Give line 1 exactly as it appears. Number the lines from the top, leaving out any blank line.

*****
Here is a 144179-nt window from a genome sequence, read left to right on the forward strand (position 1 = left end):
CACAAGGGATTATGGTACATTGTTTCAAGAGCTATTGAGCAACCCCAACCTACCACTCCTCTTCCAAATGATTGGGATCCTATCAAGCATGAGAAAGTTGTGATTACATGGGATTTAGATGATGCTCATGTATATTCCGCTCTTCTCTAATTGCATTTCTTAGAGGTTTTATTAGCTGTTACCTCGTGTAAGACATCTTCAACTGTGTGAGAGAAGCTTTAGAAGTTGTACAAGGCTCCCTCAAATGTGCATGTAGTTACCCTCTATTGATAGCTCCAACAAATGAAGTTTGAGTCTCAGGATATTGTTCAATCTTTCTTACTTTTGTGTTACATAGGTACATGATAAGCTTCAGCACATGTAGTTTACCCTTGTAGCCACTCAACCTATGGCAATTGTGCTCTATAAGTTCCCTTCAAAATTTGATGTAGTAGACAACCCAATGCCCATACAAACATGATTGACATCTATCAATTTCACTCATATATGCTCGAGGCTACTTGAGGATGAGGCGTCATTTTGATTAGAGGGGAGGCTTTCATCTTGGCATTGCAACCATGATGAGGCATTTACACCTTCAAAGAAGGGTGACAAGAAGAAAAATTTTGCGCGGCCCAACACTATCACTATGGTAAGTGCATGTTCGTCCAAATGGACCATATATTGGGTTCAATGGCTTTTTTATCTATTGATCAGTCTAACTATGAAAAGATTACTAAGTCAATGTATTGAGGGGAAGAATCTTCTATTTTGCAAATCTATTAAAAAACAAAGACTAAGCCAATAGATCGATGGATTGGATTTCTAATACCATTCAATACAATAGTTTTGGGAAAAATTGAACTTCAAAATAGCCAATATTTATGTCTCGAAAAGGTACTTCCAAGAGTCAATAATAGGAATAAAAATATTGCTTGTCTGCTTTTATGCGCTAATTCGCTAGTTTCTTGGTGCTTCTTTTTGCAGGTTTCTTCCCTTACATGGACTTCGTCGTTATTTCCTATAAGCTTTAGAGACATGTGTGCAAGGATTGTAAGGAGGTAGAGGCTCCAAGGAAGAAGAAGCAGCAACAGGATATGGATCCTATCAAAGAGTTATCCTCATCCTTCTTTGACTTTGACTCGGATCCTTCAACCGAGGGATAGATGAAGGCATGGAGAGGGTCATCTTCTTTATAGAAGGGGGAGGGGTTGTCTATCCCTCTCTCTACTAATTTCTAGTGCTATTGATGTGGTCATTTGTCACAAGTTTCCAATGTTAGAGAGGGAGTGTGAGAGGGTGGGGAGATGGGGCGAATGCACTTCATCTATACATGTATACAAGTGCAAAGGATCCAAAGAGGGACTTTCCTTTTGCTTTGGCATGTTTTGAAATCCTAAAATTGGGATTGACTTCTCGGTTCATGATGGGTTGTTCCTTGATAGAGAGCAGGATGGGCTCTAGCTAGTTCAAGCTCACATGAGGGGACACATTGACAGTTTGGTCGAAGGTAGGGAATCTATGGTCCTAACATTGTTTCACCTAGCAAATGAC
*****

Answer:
Here is a 144179-nt window from a genome sequence, read left to right on the forward strand (position 1 = left end):